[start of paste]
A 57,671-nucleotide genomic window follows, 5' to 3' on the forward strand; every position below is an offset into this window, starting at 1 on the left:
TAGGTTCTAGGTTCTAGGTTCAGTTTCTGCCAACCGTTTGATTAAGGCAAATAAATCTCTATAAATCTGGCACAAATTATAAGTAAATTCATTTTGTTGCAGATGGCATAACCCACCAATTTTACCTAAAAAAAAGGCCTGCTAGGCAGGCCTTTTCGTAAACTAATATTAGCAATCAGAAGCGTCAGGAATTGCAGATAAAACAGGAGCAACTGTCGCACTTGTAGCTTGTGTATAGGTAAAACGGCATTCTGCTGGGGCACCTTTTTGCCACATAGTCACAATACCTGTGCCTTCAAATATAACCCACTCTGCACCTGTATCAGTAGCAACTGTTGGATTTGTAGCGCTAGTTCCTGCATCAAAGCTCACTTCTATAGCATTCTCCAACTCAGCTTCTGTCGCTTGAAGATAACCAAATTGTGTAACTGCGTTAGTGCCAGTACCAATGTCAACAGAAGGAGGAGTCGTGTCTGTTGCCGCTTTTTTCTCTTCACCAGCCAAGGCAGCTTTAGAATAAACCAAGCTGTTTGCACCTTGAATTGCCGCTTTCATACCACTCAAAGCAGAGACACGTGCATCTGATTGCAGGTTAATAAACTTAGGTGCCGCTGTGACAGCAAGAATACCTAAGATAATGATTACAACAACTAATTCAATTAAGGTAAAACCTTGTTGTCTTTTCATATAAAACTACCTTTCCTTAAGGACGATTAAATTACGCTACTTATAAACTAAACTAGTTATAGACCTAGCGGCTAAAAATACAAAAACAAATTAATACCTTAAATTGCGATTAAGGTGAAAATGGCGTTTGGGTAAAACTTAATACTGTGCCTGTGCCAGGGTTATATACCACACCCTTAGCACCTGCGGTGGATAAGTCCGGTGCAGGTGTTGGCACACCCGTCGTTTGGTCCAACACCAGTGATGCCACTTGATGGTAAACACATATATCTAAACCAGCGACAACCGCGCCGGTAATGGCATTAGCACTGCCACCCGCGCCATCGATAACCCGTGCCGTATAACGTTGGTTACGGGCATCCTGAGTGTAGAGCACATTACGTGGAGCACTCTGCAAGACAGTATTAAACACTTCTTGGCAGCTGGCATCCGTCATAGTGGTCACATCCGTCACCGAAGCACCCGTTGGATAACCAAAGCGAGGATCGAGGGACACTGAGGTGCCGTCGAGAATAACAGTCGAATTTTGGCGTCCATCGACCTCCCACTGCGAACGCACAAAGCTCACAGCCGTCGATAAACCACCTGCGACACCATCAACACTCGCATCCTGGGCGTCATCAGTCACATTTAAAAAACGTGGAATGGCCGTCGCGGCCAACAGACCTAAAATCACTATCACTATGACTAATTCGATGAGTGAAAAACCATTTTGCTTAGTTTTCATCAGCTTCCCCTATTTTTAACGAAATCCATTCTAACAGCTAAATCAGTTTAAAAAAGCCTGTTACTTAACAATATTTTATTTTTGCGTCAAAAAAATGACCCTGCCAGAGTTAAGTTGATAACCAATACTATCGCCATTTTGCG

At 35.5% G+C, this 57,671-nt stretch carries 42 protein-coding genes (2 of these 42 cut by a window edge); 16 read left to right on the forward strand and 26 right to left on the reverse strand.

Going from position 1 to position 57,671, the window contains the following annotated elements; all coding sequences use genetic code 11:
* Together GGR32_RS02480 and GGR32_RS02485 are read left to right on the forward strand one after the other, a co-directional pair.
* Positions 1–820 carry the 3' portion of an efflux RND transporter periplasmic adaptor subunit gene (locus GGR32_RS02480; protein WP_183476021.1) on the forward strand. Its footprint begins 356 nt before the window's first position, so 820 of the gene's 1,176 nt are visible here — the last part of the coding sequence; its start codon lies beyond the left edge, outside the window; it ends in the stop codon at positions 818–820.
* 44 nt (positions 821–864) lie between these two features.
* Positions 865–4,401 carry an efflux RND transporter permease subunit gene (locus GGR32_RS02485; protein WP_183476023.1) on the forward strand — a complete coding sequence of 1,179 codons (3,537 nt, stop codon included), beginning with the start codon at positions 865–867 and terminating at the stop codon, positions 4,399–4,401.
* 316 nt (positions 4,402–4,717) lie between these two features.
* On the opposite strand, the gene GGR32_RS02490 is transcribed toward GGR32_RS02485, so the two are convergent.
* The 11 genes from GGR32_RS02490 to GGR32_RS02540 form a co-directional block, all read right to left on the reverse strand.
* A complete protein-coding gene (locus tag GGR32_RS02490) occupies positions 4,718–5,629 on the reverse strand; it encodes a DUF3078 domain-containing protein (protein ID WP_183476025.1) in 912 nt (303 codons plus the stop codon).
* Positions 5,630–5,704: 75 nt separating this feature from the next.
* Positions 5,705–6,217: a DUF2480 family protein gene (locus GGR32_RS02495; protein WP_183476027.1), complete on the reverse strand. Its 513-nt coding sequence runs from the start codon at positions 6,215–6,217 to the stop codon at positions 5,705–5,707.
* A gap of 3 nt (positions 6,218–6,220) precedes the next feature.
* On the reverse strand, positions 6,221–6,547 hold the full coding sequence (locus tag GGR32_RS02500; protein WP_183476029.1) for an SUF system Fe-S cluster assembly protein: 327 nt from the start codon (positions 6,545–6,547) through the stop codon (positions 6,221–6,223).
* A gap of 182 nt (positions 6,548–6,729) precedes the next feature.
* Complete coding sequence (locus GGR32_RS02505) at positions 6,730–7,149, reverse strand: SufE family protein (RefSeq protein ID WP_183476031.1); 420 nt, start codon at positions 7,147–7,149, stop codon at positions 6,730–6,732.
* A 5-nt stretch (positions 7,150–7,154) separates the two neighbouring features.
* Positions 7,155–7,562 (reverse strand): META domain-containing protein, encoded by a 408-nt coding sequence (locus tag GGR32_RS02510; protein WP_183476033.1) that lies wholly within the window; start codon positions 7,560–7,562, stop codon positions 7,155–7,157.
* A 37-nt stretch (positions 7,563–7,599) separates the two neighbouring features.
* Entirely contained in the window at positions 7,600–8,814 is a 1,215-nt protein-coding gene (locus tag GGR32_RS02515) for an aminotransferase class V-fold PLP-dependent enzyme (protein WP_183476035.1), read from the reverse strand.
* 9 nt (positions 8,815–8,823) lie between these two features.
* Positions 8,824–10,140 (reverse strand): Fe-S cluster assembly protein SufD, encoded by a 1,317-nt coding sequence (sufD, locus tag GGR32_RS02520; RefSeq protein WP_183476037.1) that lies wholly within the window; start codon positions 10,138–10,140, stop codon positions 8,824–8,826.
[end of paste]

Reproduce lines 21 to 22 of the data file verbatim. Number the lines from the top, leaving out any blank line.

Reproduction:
* A 37-nt stretch (positions 7,563–7,599) separates the two neighbouring features.
* Entirely contained in the window at positions 7,600–8,814 is a 1,215-nt protein-coding gene (locus tag GGR32_RS02515) for an aminotransferase class V-fold PLP-dependent enzyme (protein WP_183476035.1), read from the reverse strand.